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Aun: Alpha Heaven

img  Tobias Fischer

Have Aun really reached the pinnacle, the peak, the highest of heavens? Whatever the title's precise implications, the band's latest album is continuing on and extending beyond what Full Circle, a perfect 10inch from 2012, merely hinted at. Instead of the Aun-typical maze of guitars, electronics, the occasional vocals and excursions into the realm of shoegazer (as witnessed on 2011's Phantom Ghost), listeners are now treated to synths, sequencers and space.

In practise, this simply means that Alpha Heaven's filled to the brim with exquisite Vintage Synth-Sounds. Guitars are practically absent here – or at least they can no longer be clearly discerned as such – while the sound of the album is warm, harmonious and majestic. The result may seem to some as a break with tradition for the formation in the sixth year of their existence as a recording unit. On closer inspection, meanwhile, it's more about picking up on different threads from the past, using them as compositional pillars and putting their own spin on them. The use of laminar sounds, multifarious modulations and rhythmical sequencers seems to be drawing inspiration from the pioneering efforts of the electronic masters of the 70s. With the delicate, yet essential, difference that Aun tend to be far more to the point, operating much closer to the song-format – even, if there are no vocals around – and allowing pieces to breathe without allowing complacency to seep in.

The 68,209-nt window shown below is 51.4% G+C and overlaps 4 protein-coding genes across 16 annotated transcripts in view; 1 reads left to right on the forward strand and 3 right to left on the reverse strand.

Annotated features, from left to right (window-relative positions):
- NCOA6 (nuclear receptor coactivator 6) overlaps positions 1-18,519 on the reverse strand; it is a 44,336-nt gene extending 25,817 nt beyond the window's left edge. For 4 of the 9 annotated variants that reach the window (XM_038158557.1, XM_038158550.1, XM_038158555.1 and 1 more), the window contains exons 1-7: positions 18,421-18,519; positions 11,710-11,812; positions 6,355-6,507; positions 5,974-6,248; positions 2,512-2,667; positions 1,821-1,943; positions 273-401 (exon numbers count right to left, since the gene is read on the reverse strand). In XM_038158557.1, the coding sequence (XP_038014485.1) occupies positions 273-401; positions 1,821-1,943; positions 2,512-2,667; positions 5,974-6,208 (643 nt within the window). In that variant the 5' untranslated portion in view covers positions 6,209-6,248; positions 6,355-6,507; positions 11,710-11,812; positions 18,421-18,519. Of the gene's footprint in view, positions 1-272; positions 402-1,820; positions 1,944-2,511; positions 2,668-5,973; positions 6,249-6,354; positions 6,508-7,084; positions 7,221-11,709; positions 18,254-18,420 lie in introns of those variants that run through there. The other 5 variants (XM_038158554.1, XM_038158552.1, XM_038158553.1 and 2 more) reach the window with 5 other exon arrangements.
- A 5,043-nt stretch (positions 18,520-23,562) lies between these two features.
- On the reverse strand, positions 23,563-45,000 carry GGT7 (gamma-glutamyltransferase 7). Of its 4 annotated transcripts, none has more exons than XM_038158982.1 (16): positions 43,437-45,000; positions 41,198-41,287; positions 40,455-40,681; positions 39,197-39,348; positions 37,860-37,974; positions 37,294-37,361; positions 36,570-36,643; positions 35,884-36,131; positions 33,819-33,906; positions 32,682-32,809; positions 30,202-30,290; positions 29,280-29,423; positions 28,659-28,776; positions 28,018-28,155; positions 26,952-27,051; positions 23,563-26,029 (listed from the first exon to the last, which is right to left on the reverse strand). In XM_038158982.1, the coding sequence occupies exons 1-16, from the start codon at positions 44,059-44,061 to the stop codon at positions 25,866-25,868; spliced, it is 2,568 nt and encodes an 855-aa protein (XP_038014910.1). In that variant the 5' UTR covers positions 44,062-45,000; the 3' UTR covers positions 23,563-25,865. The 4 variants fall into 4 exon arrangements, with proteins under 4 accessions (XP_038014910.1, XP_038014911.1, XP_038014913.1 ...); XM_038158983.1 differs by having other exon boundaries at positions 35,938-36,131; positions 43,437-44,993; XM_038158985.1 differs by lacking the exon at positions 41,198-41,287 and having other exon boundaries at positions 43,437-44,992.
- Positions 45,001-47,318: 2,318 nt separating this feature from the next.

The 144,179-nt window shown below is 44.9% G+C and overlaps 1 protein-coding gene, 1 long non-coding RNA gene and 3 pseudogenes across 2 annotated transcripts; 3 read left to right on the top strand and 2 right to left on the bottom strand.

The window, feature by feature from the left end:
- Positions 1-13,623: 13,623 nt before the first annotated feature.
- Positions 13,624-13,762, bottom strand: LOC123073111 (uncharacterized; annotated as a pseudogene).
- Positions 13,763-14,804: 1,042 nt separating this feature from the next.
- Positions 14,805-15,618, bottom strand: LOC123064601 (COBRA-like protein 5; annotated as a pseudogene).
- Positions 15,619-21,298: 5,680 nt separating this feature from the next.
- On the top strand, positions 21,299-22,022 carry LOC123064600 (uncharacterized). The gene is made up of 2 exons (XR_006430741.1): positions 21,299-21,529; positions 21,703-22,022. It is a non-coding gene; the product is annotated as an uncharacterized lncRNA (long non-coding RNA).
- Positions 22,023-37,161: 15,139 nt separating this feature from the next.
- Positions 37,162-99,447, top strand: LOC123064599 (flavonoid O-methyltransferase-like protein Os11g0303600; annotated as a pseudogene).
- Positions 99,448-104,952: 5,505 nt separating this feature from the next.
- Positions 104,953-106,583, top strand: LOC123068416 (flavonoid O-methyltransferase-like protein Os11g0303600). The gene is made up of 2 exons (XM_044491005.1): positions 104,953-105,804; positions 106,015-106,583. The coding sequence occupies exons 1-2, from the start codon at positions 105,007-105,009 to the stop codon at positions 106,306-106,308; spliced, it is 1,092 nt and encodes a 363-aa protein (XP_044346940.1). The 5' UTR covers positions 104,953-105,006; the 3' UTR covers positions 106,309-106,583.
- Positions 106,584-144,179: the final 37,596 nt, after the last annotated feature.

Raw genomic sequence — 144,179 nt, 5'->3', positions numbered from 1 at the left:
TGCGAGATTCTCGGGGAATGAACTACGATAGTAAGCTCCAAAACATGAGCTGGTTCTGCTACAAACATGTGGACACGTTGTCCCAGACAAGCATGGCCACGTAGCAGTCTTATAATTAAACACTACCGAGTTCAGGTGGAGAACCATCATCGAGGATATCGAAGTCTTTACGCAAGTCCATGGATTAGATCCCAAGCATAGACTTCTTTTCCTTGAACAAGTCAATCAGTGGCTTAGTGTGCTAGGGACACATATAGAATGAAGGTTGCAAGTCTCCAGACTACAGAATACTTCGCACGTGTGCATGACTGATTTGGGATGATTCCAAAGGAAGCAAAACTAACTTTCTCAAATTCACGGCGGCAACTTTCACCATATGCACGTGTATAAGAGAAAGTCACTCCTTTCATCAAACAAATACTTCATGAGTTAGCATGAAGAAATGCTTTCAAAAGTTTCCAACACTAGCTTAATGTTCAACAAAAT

Which means that instead of just having four epic cuts on Alpha Heaven, Aun have ended up with eleven mostly shorter ones, each with its own unique tension arch. By working with mood and timbral texture, meanwhile, these eventually do grow into a single, unified whole after all. By awarding a well-rounded ending to each track, the next one is free to fully develop and blossom, resulting in a multitude of beguiling contrasts: On "Voyager", the Vintage-aesthetics blend with Julie Leblanc's cut-up chants and a cool drum machine pulse, almost making for a chilled-out club track. Strangely, it doesn't seem out of place here.

A revised version of "Return to Jupiter", the stand-out track of Full Circle, with its airy sequencer sounds and galactically floating melodies, marks the final destination of this immersive trip. It's the perfect climax, especially since it doesn't feel like an ending at all, but rather like a new beginning. This really is the pinnacle, the peak, the highest of heavens. Press Return.

By Hellmut Neidhardt
Translation by Tobias Fischer

Homepage: Aun
Homepage: Denovali Records